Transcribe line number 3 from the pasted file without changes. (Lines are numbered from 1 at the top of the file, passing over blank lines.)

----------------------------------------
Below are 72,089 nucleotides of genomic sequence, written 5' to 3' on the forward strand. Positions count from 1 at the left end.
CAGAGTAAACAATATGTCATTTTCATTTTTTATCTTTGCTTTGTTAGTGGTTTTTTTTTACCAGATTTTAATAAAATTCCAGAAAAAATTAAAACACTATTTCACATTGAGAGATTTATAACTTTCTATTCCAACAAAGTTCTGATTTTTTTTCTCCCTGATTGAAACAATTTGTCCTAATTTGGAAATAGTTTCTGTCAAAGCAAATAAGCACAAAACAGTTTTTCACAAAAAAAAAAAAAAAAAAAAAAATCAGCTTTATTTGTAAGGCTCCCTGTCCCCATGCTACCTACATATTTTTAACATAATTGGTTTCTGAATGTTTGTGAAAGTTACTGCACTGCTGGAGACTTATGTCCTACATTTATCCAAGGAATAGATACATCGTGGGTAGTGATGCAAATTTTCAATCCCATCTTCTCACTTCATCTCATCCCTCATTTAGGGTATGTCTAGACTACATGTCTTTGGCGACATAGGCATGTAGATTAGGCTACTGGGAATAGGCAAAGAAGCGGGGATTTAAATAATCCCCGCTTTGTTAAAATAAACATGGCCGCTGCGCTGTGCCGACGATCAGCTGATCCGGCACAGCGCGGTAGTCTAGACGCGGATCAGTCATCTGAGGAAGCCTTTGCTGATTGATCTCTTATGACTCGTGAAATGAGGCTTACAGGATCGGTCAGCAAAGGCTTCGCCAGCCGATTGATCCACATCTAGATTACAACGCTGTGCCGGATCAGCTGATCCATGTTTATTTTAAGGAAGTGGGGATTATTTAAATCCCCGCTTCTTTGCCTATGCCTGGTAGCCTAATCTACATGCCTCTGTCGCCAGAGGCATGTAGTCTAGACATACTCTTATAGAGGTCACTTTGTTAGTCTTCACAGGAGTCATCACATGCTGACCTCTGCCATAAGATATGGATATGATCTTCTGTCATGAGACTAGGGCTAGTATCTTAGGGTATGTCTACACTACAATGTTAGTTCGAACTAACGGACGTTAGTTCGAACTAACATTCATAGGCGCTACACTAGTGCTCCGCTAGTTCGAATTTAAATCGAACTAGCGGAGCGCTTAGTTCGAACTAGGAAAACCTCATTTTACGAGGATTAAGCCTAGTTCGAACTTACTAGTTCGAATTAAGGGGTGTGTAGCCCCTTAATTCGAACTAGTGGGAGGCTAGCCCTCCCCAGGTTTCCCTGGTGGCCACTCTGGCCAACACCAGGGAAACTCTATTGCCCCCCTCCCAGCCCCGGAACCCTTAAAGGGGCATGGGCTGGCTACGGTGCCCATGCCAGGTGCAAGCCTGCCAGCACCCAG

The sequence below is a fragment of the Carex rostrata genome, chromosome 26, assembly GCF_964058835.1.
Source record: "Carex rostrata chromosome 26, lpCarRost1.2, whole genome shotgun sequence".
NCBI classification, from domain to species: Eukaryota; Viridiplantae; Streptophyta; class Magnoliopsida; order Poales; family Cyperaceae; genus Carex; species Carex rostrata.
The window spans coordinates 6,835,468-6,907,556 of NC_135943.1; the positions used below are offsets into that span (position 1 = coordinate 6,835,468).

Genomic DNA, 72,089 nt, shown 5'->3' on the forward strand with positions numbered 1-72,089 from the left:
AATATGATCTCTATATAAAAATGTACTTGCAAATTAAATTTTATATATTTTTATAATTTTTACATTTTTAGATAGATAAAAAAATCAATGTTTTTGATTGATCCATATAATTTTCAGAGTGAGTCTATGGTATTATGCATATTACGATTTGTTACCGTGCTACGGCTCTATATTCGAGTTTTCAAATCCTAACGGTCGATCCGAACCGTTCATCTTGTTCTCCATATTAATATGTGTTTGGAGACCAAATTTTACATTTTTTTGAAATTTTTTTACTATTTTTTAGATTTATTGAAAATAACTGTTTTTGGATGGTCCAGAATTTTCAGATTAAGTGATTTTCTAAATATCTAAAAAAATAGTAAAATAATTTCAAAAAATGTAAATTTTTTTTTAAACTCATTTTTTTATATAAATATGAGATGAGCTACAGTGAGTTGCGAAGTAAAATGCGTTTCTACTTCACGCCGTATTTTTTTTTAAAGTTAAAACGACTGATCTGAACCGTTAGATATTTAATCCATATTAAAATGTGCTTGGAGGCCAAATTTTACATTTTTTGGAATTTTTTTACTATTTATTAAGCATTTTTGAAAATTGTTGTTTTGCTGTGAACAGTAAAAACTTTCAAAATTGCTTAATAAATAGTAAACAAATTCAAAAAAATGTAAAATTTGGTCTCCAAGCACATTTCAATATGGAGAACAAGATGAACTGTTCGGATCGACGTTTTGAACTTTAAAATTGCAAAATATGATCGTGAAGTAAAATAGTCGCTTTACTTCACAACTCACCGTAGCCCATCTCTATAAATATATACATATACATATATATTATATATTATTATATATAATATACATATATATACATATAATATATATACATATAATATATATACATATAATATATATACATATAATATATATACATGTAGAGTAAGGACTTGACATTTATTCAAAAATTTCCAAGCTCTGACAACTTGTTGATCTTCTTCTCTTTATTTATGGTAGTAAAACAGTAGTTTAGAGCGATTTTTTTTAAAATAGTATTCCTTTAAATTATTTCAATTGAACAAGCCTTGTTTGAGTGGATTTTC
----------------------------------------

The sequence below is a fragment of the Carex rostrata genome, chromosome 26, assembly GCF_964058835.1.